Last week it was reported that Central Intelligence Agency director David Petraeus likely would be traveling to Myanmar to meet with senior officials there. His visit would follow that of Secretary of State Hillary Clinton, as well as those of several other senior State Department officials and a bevy of prominent businesspeople, non-governmental organizations, international aid organizations, and other prominent world leaders, including the foreign minister of France.
Petraeus, and the Agency more generally, has a lot to potentially gain in Myanmar, even if, as I noted before, some signs of political reforms in the country may be ebbing. Some key areas Petraeus should focus on:
- What is the Burmese military doing at a mountain called Naung Laing, in Myanmar’s north? As the Sydney Morning Herald and other news outlets have reported, the military has for several years been apparently burrowing a secret complex into this mountain. Why? Given the military’s previous attempts to import civilian nuclear technology from Russia, buy a special device for ballistic missile production, and other rumors of nuclear and missile efforts, it is critical to get a better understanding of exactly what is going on at this bunker facility. If the Myanmar government is really serious, as it says, about not having any nuclear intentions, it should be open to discussing this facility.
- What is the size and budget of Myanmar’s military? Although the new civilian government has become more transparent in many areas, the military budget remains a highly-guarded secret, as the armed forces have numerous secret, special funds that no one can track. Where does this money come from? Does it come directly from revenues from offshore petroleum? Who handles it? What is it used for?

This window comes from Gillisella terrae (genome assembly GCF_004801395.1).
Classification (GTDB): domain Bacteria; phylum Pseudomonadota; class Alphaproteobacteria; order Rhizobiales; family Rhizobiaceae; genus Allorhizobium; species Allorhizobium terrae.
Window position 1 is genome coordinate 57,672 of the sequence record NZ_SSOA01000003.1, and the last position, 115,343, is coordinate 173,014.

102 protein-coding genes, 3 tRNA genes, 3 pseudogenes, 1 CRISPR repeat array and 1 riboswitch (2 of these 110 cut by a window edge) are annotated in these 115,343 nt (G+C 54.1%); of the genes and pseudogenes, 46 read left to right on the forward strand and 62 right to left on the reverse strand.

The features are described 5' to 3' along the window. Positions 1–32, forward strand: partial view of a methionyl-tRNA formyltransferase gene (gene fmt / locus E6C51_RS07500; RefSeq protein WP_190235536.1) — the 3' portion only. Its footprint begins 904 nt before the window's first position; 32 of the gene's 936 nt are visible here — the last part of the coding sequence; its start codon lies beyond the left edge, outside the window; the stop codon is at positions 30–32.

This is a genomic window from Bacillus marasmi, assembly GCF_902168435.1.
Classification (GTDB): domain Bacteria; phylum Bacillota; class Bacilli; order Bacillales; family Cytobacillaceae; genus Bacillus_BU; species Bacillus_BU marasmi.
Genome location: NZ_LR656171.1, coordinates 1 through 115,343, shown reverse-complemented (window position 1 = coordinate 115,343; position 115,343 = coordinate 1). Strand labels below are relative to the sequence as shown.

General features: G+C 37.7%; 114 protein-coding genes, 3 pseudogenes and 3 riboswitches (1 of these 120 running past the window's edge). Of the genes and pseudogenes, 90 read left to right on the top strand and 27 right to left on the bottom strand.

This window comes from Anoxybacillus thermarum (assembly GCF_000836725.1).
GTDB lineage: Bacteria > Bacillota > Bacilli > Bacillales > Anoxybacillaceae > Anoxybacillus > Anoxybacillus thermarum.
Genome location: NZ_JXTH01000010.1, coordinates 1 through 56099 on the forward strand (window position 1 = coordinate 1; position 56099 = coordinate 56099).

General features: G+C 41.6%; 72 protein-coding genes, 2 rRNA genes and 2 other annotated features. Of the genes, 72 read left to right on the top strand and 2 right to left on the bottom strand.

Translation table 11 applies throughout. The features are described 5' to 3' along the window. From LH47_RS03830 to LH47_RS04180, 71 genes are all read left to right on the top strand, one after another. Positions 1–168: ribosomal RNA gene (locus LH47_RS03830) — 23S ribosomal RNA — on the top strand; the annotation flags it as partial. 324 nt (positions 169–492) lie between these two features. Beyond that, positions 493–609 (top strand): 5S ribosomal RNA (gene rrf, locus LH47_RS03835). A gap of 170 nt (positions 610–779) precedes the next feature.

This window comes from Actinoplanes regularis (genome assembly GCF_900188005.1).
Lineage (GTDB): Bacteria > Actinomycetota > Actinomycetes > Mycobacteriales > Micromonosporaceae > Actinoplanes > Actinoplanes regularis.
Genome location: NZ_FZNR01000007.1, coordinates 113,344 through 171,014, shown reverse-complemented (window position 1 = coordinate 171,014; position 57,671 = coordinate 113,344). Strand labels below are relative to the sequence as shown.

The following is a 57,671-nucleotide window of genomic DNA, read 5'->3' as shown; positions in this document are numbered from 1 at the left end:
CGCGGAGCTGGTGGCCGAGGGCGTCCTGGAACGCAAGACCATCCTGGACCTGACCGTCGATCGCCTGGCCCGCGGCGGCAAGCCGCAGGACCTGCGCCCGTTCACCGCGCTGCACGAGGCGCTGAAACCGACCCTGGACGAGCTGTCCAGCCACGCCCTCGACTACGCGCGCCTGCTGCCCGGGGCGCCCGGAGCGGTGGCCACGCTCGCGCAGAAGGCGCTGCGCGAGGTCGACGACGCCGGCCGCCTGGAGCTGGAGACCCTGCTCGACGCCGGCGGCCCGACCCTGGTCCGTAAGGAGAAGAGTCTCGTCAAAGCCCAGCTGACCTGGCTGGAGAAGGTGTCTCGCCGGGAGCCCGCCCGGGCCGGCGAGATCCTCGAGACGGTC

- What is the government’s long-term strategy regarding the United Wa State Army? The most powerful of the ethnic armies in Myanmar, the United Wa State Army (UWSA) remains one of the biggest narcotraffickers in the world. Even if a cease-fire is turned into some kind of more permanent peace with the UWSA, how does it plan to wean the UWSA — and businesspeople in Myanmar who have worked with it —off drugs production, which is enormously lucrative, fuelling the methamphetamine trade throughout Southeast Asia? Since the United States has already contributed significant resources to helping Thailand interdict drugs shipments coming from Myanmar (principally from the UWSA) to Thailand, both Washington and Bangkok should press the Burmese government for real answers about what will happen to the UWSA.
- Which North Korean military units have managed the relationship with Myanmar? Although there have been reports of a military-military relationship, including high-level meetings by senior Myanmar leaders to North Korea in the past two years, we still do not really know the details of how the North Korean military has managed its relationship with Myanmar, including alleged military training, technology transfer, and other suspicious activities. Having a better understanding of these details would allow the intelligence community to pinpoint North Korean activities like narcotics trafficking, military training, and weapons smuggling when they go on in other countries.